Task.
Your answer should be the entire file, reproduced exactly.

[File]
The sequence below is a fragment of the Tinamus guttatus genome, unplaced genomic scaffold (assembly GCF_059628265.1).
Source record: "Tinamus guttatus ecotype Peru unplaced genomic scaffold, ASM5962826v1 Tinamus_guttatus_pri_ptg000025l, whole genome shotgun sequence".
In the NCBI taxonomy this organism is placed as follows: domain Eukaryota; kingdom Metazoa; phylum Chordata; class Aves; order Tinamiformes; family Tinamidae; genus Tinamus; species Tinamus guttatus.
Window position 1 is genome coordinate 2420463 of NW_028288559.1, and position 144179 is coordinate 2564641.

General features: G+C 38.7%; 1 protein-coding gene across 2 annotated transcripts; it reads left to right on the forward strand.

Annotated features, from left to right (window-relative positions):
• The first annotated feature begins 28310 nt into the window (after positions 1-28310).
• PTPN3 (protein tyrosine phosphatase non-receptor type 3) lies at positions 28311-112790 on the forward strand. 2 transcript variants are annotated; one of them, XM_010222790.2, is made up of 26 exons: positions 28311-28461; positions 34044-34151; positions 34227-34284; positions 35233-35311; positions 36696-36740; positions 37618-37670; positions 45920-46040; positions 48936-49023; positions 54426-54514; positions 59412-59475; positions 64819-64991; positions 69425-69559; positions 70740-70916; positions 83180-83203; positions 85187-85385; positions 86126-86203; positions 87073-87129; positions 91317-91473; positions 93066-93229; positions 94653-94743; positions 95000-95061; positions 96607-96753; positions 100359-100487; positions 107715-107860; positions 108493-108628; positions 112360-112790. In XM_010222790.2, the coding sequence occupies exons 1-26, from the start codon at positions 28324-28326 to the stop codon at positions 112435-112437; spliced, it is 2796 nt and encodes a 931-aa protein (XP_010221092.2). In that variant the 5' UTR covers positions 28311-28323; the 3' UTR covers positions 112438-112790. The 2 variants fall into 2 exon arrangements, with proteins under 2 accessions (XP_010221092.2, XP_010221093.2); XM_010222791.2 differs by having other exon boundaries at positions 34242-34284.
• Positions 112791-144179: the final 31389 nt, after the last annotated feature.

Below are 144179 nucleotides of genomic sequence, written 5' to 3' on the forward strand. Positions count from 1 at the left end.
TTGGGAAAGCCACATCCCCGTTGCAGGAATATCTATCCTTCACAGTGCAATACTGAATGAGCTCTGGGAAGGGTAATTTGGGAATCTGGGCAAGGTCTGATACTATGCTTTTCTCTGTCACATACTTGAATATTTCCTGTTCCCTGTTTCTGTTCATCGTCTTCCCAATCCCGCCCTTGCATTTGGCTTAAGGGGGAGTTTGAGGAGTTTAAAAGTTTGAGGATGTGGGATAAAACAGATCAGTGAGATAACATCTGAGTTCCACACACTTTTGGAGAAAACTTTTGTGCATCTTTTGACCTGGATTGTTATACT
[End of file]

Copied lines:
The sequence below is a fragment of the Tinamus guttatus genome, unplaced genomic scaffold (assembly GCF_059628265.1).
Source record: "Tinamus guttatus ecotype Peru unplaced genomic scaffold, ASM5962826v1 Tinamus_guttatus_pri_ptg000025l, whole genome shotgun sequence".
In the NCBI taxonomy this organism is placed as follows: domain Eukaryota; kingdom Metazoa; phylum Chordata; class Aves; order Tinamiformes; family Tinamidae; genus Tinamus; species Tinamus guttatus.
Window position 1 is genome coordinate 2420463 of NW_028288559.1, and position 144179 is coordinate 2564641.

General features: G+C 38.7%; 1 protein-coding gene across 2 annotated transcripts; it reads left to right on the forward strand.

Annotated features, from left to right (window-relative positions):
• The first annotated feature begins 28310 nt into the window (after positions 1-28310).
• PTPN3 (protein tyrosine phosphatase non-receptor type 3) lies at positions 28311-112790 on the forward strand. 2 transcript variants are annotated; one of them, XM_010222790.2, is made up of 26 exons: positions 28311-28461; positions 34044-34151; positions 34227-34284; positions 35233-35311; positions 36696-36740; positions 37618-37670; positions 45920-46040; positions 48936-49023; positions 54426-54514; positions 59412-59475; positions 64819-64991; positions 69425-69559; positions 70740-70916; positions 83180-83203; positions 85187-85385; positions 86126-86203; positions 87073-87129; positions 91317-91473; positions 93066-93229; positions 94653-94743; positions 95000-95061; positions 96607-96753; positions 100359-100487; positions 107715-107860; positions 108493-108628; positions 112360-112790. In XM_010222790.2, the coding sequence occupies exons 1-26, from the start codon at positions 28324-28326 to the stop codon at positions 112435-112437; spliced, it is 2796 nt and encodes a 931-aa protein (XP_010221092.2). In that variant the 5' UTR covers positions 28311-28323; the 3' UTR covers positions 112438-112790. The 2 variants fall into 2 exon arrangements, with proteins under 2 accessions (XP_010221092.2, XP_010221093.2); XM_010222791.2 differs by having other exon boundaries at positions 34242-34284.
• Positions 112791-144179: the final 31389 nt, after the last annotated feature.

Below are 144179 nucleotides of genomic sequence, written 5' to 3' on the forward strand. Positions count from 1 at the left end.
TTGGGAAAGCCACATCCCCGTTGCAGGAATATCTATCCTTCACAGTGCAATACTGAATGAGCTCTGGGAAGGGTAATTTGGGAATCTGGGCAAGGTCTGATACTATGCTTTTCTCTGTCACATACTTGAATATTTCCTGTTCCCTGTTTCTGTTCATCGTCTTCCCAATCCCGCCCTTGCATTTGGCTTAAGGGGGAGTTTGAGGAGTTTAAAAGTTTGAGGATGTGGGATAAAACAGATCAGTGAGATAACATCTGAGTTCCACACACTTTTGGAGAAAACTTTTGTGCATCTTTTGACCTGGATTGTTATACT